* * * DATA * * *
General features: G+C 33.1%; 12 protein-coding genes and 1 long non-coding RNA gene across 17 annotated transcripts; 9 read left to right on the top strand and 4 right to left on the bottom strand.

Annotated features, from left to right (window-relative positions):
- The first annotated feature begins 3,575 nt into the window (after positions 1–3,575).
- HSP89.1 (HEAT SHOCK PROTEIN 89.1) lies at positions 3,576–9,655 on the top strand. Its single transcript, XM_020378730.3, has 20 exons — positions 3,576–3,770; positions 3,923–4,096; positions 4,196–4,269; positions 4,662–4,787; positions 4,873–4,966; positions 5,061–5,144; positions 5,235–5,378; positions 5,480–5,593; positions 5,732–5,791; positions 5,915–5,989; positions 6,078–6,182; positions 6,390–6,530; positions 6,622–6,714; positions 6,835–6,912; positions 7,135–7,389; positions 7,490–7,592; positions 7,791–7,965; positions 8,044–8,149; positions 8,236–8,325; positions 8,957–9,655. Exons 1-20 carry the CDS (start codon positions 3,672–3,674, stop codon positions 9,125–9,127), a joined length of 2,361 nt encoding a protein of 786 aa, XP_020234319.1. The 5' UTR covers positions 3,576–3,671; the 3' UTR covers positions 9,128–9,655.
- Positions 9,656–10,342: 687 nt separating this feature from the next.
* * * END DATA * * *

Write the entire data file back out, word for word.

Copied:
General features: G+C 33.1%; 12 protein-coding genes and 1 long non-coding RNA gene across 17 annotated transcripts; 9 read left to right on the top strand and 4 right to left on the bottom strand.

Annotated features, from left to right (window-relative positions):
- The first annotated feature begins 3,575 nt into the window (after positions 1–3,575).
- HSP89.1 (HEAT SHOCK PROTEIN 89.1) lies at positions 3,576–9,655 on the top strand. Its single transcript, XM_020378730.3, has 20 exons — positions 3,576–3,770; positions 3,923–4,096; positions 4,196–4,269; positions 4,662–4,787; positions 4,873–4,966; positions 5,061–5,144; positions 5,235–5,378; positions 5,480–5,593; positions 5,732–5,791; positions 5,915–5,989; positions 6,078–6,182; positions 6,390–6,530; positions 6,622–6,714; positions 6,835–6,912; positions 7,135–7,389; positions 7,490–7,592; positions 7,791–7,965; positions 8,044–8,149; positions 8,236–8,325; positions 8,957–9,655. Exons 1-20 carry the CDS (start codon positions 3,672–3,674, stop codon positions 9,125–9,127), a joined length of 2,361 nt encoding a protein of 786 aa, XP_020234319.1. The 5' UTR covers positions 3,576–3,671; the 3' UTR covers positions 9,128–9,655.
- Positions 9,656–10,342: 687 nt separating this feature from the next.